Atturo Trail Blade AT Review: Solid for the Money

atturo-trail-blade-at-review
Dry
92%
Wet
88%
Winter/Snow
82%
Off-Road
70%
Comfort
85%
Noise
85%
Treadwear
86%
Overall
84%

Pros

Cons

Nothing is better nowadays than exploring the wilderness, especially if you own an SUV or truck. Going into the wild is certainly fun, but it can also become expensive quite quickly. Notably, you’ll need to invest in camping or overlanding equipment, but more importantly, buy new tires.

You might think that the regular highway/touring all-season tires on your SUV/truck will do the job when you attack some off-road courses, and that might be true – to an extent. When the surface becomes too slippery, a regular all-season tire won’t cut the mustard; what you’ll need is at least an all-terrain tire.

The thing is, though, the premium all-terrain tires available today are very expensive, forcing drivers to think twice if they need such rubber. Fortunately, tiremakers like Atturo promise high levels of performance at a much lower price than the premium competition; the brand’s most popular tire is the Trail Blade A/T, designed to provide campers and overlanders with better off-road traction than the existing highway/touring tires.

That said, this is not an aggressive all-terrain tire like, for example, the Toyo Open Country A/T3. Instead, it’s designed to offer a balance between on-road and off-road traction. Atturo does have a more aggressive all-terrain tire for people that want to venture farther in the wilderness, and it’s called the Trail Blade X/T.

But is the Atturo Trail Blade A/T any good? That’s a good question, especially since, in most cases, budget tires have some glaring disadvantages when compared to premium tires. That’s something I’d try to tackle in my Atturo Trail Blade AT review, where I’ll cover every aspect of the tire and focus especially on the balance between on-road and off-road traction it offers. Enjoy!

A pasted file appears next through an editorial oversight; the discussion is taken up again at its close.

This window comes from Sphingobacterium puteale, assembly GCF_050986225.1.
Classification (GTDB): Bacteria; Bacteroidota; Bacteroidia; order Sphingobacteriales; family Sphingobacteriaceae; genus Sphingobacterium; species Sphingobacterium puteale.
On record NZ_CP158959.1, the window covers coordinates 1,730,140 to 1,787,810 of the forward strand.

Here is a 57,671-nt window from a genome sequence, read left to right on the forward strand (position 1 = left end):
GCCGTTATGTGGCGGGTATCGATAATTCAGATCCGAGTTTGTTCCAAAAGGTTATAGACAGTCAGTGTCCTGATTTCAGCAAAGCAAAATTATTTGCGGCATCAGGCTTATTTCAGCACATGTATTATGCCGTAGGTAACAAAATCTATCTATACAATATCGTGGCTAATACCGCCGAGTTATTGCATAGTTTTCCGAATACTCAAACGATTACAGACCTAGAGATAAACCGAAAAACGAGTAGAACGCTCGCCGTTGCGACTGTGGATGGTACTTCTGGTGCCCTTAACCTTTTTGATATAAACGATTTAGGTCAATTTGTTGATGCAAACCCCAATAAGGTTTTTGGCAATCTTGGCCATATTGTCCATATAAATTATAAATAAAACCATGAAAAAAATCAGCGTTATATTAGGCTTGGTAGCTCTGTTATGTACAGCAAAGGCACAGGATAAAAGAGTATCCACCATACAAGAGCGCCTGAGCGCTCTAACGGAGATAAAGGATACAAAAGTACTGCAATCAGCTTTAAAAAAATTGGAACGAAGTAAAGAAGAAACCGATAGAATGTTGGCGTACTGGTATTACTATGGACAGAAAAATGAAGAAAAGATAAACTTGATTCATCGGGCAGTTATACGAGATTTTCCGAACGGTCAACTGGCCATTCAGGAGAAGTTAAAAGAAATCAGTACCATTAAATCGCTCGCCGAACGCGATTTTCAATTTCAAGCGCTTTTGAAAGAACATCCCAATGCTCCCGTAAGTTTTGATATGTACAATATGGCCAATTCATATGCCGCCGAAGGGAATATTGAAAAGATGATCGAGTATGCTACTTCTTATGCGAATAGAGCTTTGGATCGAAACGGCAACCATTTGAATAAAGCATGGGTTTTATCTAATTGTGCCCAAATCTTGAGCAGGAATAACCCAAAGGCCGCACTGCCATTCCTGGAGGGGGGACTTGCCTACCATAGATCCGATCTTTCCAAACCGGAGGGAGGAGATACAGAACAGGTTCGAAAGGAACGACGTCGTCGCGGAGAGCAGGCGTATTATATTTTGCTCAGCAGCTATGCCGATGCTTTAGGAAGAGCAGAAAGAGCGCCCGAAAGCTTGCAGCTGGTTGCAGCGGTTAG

The Atturo Trail Blade A/T is an all-terrain tire with a mild tread pattern, available in 26 sizes ranging from 15-inch to 20-inch diameter.

Moreover, the tire is available in regular and LT-metric sizes, with the latter having a tougher carcass to cope with heavier loads, like when hauling heavy cargo or towing a large trailer.

However, Atturo doesn’t offer the Trail Blade A/T in 33-inch or 35-inch sizes, meaning owners of lifted trucks aren’t covered. Still, this is not a tire for very harsh off-road conditions, so that shouldn’t be an issue.

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Atturo employed the industry-standard TWIs to help the driver monitor tread depth. These are narrow rubber bars that sit recessed in the grooves of the tire but protrude 2/32-inch from the bottom. Hence, when the tread wears down to 2/32-inch deep, the TWIs will be completely flush with the surface.

The reason why Atturo chose that value is that it’s the minimum legal tread depth in the USA. Notably, the authorities chose this value because, in testing, it was shown that tires with less than 2/32-inch of tread depth weren’t able to provide safe hydroplaning resistance. Hence, when the TWIs are flush with the surface, you should immediately replace the tires.